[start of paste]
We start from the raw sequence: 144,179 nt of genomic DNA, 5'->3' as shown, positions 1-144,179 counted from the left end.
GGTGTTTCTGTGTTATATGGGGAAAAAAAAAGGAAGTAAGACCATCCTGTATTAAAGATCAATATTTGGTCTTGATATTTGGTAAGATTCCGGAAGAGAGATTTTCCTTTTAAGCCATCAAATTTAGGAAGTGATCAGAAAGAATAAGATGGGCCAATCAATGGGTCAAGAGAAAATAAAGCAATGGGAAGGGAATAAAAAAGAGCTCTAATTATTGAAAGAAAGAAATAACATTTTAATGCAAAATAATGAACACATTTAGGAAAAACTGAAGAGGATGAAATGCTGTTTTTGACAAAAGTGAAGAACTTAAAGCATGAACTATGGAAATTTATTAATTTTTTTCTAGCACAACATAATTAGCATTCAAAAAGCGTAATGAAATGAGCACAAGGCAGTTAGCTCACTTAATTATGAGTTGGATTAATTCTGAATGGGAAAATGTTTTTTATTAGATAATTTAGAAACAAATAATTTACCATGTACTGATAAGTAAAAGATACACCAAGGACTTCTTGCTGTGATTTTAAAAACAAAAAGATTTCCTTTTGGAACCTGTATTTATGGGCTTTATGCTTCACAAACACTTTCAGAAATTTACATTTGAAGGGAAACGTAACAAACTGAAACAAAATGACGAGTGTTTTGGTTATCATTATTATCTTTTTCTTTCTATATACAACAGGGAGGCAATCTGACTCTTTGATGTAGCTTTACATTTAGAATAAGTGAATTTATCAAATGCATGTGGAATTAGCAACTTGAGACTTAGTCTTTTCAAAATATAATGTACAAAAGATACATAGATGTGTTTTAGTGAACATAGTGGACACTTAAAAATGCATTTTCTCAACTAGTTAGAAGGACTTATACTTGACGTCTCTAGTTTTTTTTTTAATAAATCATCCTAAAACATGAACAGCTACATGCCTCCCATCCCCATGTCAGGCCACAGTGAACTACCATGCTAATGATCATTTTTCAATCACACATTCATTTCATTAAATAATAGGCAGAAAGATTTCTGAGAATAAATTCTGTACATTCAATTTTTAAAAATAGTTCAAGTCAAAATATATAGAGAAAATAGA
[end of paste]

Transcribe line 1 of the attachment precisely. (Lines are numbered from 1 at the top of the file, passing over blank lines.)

We start from the raw sequence: 144,179 nt of genomic DNA, 5'->3' as shown, positions 1-144,179 counted from the left end.